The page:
Institutional Partnerships and Policy Process to Boost Productivity of Rainfed Agriculture in Karnataka, India : A Case Study of Bhoochetana uri icon


  • The vast majority of farmers in the developing world aresmallholders. An estimated 85 per cent o f them farm less than 2hectares (World Bank, 2008). Moreover, 75 per cent of poor peoplelive in rural areas, of which 2.1 billion survive on less than $2 aday and 880 million on less than $1 a day. Most of them depend onagriculture for their livelihoods (World Bank, 2009). Thus, promotingintegrated sustainable agriculture farming systems to meet foodand nutrition needs is imperative for meeting the MillenniumDevelopment Goals (MDGs) of halving poverty and hunger by 2015(United Nations, 1995). This requires complementary knowledgefrom formal agricultural R8cD (research and development) andsupport from policies and other institutions. Therefore, in order toaccelerate sustainable agricultural development, it is essential to linkformal and informal knowledge and innovation. Innovations needto involve technologies, organisations, institutions or policies forsignificant improvement in performance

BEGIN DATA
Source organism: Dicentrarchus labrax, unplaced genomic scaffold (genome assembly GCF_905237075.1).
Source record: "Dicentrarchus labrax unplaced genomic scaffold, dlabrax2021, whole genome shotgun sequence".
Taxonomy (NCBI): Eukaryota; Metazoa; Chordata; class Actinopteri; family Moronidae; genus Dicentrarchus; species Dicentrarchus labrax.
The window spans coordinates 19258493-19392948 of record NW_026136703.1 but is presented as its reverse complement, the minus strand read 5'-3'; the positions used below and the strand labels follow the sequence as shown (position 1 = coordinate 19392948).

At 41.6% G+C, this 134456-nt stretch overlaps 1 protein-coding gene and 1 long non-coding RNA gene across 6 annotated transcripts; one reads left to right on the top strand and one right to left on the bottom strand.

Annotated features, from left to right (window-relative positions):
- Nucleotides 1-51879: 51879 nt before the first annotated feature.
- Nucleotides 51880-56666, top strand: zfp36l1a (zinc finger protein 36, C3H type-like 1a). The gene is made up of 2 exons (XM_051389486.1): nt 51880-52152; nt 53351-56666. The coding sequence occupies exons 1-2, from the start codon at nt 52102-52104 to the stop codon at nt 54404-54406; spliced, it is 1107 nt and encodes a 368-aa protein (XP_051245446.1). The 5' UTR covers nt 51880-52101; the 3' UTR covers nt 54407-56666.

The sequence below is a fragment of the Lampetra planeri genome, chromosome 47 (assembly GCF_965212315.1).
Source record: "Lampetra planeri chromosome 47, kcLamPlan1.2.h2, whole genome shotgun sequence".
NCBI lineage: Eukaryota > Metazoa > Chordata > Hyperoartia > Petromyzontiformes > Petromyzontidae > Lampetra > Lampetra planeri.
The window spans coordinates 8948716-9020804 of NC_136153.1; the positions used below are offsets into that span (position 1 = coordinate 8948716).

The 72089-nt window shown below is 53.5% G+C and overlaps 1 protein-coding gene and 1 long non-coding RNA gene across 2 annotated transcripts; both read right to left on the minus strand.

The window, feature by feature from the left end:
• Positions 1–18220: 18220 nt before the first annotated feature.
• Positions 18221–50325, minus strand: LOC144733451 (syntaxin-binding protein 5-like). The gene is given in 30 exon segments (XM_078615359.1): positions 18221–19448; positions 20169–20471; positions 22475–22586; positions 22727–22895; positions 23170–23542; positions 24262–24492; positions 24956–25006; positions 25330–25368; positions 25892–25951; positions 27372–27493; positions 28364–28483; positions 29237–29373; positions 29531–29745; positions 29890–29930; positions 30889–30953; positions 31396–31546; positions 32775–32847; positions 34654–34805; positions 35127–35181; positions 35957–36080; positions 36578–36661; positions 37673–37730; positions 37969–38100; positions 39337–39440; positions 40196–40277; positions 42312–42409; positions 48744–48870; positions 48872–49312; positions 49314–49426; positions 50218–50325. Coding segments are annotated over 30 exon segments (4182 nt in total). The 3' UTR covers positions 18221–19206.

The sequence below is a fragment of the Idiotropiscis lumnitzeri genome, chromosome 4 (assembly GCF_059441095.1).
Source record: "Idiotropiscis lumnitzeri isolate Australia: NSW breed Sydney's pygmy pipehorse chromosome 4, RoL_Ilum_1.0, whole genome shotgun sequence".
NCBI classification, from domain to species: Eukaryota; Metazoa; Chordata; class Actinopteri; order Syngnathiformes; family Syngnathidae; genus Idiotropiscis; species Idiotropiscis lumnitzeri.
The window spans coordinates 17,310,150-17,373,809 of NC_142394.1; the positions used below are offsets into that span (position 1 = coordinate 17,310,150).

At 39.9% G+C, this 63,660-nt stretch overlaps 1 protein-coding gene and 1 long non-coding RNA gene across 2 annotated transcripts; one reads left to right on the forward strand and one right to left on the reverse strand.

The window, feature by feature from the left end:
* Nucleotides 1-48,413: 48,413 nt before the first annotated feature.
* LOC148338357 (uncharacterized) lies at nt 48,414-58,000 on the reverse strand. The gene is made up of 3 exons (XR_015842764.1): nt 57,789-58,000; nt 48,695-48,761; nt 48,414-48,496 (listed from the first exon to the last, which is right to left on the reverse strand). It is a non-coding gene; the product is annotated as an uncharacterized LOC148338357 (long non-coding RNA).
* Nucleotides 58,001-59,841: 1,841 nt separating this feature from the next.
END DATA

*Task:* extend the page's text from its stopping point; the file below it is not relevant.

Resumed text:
publication date

  • 2017